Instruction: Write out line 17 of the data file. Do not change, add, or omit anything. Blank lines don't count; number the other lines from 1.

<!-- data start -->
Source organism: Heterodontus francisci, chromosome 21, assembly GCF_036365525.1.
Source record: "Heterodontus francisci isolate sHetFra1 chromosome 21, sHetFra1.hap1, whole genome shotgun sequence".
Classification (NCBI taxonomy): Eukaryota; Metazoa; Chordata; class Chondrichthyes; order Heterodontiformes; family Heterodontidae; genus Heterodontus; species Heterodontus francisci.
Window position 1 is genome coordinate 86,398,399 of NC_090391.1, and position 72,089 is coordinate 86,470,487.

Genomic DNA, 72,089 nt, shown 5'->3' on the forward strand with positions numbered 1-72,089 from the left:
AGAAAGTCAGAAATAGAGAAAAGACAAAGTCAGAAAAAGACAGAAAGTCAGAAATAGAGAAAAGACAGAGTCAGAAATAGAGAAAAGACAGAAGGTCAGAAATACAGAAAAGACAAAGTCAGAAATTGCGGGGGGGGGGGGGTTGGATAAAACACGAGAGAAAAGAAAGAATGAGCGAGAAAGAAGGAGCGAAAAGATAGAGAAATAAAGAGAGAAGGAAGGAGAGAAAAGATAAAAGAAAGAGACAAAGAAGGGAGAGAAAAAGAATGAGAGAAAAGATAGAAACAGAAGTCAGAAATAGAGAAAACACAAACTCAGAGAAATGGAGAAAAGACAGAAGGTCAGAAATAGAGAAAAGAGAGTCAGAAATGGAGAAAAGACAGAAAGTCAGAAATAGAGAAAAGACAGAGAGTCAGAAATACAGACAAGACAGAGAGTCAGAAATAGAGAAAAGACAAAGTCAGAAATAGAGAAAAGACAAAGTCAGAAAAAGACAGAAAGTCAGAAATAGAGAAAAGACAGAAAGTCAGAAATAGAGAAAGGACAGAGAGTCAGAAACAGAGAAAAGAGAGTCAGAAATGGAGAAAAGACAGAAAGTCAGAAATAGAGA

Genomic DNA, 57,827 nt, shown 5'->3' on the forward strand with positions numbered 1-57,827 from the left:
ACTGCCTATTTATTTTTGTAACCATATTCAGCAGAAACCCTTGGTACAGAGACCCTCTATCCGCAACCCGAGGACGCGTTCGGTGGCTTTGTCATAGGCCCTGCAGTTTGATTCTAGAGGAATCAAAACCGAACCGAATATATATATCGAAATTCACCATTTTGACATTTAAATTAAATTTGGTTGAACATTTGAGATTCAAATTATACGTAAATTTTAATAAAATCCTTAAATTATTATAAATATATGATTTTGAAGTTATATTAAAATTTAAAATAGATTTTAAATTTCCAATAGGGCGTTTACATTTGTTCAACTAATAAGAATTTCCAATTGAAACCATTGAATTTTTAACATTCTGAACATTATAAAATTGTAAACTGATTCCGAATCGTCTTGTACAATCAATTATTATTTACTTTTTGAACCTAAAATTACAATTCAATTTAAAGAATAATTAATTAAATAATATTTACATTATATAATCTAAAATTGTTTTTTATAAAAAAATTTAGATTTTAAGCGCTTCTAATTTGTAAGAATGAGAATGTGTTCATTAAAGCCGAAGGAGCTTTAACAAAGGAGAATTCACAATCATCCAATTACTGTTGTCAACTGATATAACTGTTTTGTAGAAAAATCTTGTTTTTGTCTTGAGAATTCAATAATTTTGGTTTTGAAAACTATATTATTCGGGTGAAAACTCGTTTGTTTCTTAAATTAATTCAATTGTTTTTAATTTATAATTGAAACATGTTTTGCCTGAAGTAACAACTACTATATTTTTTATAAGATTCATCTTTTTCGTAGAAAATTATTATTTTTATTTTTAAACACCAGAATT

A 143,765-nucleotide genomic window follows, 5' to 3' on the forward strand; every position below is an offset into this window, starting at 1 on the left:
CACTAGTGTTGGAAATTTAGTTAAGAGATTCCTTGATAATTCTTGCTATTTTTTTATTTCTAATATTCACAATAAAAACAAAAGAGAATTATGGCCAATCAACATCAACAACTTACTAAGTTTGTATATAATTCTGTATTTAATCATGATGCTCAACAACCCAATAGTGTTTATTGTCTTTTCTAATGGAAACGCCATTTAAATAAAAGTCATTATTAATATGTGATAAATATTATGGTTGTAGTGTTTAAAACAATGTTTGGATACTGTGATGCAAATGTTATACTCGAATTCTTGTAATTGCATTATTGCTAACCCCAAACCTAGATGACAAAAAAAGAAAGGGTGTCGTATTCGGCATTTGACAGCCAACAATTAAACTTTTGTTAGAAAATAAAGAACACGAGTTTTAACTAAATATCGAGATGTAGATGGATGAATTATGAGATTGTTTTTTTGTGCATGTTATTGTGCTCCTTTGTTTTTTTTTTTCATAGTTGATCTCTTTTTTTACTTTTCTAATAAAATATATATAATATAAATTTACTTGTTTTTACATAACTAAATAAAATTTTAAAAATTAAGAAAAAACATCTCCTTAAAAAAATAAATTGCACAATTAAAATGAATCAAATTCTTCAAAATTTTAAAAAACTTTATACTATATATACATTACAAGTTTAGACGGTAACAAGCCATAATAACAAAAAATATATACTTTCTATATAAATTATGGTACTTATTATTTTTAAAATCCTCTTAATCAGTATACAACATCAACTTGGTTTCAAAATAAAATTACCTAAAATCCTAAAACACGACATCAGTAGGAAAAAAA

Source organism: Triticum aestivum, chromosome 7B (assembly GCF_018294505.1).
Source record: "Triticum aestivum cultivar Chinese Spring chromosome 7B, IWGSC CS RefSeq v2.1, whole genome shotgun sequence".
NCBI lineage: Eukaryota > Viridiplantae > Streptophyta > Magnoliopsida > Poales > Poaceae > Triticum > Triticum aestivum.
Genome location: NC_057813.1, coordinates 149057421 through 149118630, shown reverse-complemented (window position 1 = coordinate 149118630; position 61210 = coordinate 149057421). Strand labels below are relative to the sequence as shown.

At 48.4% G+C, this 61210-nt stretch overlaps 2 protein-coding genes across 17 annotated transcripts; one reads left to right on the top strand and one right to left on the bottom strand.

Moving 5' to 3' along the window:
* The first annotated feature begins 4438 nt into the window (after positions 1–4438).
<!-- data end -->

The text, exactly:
* The first annotated feature begins 4438 nt into the window (after positions 1–4438).